A novel, open-source software has been developed to recognize the Y-chromosome profile that match between suspect and crime scene, according to a study published in PLOS Genetics. The current study aims to improve the validity and intelligibility of Y-chromosome evidence presented in court.
In sexual assault cases where a small amount of male DNA is mixed in with a large amount of female DNA, forensic analysis of Y-chromosome DNA was found to be beneficial. However, explaining the evidence in court was challenging as the Y-chromosome passes down from fathers to sons was mostly unchanged. Thus, a single Y-chromosome profile could be shared by dozens of men in a population.
The research team led by David Balding of the University of Melbourne, Australia and Mikkel Andersen of Aalborg University in Denmark suggested that courts be told about the possible number of matching males in the population and the possible consequences of their relatedness that often more distant than uncle or cousin but much closer than for a random man.
Courts should also be told that how the distribution of matching males can be affected by database information. Presentation of the information in court could make clear that Y-chromosome evidence could not definitively identify the culprit, however, could intensely decrease the number of possible sources of the DNA.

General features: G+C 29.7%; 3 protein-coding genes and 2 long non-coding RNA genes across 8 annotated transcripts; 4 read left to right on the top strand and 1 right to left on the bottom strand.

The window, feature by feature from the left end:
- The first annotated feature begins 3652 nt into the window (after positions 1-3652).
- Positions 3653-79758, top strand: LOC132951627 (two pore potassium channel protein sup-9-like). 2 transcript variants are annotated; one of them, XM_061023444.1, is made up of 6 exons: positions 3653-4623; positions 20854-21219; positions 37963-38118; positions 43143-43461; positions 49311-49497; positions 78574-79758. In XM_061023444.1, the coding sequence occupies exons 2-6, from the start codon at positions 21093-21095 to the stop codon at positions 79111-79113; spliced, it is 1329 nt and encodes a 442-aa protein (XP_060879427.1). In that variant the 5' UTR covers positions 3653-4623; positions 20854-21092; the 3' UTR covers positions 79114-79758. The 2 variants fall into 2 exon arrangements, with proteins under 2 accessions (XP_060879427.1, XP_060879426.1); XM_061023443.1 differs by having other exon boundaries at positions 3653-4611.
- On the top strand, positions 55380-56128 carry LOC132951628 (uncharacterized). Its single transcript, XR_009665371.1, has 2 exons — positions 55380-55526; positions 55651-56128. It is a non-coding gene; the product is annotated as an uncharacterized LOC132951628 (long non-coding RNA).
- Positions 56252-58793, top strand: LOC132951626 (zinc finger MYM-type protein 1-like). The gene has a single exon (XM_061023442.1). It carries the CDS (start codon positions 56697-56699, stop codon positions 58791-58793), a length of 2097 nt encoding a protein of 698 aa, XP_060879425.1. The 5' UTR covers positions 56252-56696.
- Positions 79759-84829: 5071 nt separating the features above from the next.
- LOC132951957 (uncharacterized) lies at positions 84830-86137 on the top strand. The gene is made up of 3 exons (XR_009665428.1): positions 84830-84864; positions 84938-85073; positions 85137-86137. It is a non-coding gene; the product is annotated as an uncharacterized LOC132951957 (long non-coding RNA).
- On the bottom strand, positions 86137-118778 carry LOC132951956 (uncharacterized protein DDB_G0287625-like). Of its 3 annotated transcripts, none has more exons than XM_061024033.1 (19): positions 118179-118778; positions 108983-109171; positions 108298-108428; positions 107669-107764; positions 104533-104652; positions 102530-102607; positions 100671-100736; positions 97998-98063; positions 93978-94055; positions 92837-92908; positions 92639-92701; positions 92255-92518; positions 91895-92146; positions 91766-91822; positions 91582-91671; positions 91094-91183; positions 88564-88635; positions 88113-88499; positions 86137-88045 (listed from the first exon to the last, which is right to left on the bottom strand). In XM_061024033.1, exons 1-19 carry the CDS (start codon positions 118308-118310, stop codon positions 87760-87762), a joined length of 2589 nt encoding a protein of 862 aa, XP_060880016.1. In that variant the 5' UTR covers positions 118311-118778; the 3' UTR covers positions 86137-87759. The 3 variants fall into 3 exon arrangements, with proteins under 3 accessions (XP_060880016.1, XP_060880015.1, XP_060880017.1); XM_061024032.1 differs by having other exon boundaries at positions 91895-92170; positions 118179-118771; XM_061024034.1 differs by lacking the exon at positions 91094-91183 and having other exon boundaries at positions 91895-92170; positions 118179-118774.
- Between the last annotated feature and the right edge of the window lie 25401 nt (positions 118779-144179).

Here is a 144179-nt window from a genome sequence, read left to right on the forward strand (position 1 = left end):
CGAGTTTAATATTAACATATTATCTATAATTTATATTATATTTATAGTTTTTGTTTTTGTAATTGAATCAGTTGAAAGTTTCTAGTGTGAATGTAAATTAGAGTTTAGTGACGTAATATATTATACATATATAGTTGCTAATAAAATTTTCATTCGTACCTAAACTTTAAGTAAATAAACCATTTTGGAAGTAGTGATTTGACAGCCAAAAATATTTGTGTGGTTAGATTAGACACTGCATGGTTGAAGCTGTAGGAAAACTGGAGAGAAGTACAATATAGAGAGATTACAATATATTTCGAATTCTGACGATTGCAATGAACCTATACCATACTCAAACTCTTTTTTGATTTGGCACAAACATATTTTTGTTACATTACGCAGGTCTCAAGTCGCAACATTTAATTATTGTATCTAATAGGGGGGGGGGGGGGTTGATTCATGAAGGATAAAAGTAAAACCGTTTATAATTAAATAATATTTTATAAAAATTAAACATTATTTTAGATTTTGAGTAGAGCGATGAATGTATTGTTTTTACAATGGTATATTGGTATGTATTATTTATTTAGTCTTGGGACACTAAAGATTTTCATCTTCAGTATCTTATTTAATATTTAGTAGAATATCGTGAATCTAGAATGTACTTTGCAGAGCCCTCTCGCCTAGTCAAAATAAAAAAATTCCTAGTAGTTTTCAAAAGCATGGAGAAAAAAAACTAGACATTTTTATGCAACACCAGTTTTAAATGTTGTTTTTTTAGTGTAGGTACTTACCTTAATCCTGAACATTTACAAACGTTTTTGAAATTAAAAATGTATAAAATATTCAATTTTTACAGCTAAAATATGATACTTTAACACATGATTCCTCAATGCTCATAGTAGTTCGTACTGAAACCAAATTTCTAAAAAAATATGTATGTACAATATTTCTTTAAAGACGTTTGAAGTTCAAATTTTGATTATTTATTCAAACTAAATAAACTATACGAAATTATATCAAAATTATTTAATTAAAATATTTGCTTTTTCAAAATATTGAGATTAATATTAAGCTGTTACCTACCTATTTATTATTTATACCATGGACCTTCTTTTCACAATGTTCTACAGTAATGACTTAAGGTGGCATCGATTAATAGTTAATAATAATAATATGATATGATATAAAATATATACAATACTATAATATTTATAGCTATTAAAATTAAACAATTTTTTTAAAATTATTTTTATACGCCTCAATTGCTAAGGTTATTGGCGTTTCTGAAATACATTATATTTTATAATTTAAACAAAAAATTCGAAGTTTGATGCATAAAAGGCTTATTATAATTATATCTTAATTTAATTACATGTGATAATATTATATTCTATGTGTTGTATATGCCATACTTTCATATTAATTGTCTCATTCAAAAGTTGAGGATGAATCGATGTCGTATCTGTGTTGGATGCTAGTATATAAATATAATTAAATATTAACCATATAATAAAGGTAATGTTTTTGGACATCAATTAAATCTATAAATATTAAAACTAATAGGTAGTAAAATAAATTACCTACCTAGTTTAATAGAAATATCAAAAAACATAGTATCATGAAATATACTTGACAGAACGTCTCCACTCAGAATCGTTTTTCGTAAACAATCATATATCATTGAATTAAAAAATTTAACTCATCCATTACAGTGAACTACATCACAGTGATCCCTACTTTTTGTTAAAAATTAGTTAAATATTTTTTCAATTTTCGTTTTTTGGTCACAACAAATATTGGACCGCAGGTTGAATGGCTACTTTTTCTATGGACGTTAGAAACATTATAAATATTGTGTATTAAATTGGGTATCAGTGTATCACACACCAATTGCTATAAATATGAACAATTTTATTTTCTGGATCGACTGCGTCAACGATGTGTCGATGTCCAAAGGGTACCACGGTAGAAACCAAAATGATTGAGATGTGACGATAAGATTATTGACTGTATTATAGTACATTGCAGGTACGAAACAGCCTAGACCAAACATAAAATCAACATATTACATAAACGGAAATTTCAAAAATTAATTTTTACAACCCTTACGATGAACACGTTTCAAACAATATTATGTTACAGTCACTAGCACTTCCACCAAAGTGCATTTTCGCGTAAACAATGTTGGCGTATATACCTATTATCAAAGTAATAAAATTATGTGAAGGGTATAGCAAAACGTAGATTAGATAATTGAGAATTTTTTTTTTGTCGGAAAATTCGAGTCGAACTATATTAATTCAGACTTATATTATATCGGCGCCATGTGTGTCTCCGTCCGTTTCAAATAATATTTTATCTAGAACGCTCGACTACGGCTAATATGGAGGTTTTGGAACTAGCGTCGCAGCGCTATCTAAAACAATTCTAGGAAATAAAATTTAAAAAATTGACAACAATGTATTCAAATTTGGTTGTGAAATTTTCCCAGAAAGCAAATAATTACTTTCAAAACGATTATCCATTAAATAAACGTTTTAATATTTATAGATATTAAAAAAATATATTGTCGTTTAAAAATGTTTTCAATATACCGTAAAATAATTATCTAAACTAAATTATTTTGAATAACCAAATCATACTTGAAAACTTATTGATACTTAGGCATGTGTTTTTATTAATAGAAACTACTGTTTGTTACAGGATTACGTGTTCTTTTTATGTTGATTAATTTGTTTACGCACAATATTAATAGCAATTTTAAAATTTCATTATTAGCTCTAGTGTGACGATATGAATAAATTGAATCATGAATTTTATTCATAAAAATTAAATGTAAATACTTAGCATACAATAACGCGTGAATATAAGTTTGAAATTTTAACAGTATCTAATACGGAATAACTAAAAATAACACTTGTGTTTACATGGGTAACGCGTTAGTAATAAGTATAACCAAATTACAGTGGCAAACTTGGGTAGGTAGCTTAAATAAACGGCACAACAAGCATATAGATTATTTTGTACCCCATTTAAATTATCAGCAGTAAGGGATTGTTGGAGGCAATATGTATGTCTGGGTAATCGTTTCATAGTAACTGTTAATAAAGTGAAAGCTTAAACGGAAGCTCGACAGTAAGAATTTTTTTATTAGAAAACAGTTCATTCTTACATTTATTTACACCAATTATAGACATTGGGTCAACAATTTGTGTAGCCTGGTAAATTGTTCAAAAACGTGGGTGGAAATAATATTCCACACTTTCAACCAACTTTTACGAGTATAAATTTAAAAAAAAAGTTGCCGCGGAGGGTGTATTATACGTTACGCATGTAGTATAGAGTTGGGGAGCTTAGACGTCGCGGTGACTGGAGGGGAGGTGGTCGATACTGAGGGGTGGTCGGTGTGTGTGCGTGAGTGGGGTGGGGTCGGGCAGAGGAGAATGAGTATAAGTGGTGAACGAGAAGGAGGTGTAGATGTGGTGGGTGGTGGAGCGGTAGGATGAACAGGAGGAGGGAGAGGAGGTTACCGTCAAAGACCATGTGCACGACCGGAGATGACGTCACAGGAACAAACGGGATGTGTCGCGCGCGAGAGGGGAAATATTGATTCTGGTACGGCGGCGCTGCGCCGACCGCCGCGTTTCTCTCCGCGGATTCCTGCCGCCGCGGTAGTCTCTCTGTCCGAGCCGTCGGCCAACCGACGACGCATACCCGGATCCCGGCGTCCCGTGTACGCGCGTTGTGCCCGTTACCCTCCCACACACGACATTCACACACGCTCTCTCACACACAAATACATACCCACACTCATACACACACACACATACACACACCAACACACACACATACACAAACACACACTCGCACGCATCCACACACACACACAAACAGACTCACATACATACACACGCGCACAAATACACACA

Professor David Balding adds: "We think this work is going to make a big improvement to how Y profile evidence is presented in courts. We will soon extend this work to mixtures of Y-chromosome profiles from multiple males, and also address the corresponding problem for the maternally-inherited mtDNA profiles. Our approach also allows us to include information from any relatives of the suspect whose profile is already available, and we will be working to develop that aspect."
The court should then decide whether it had enough other evidence to identify the suspect as the source of the Y-chromosome profile, instead of one of his matching (distant) relatives. The new software presented in this study could be used to improve the accuracy of Y chromosome evidence and to increase its understanding by judges and jurors.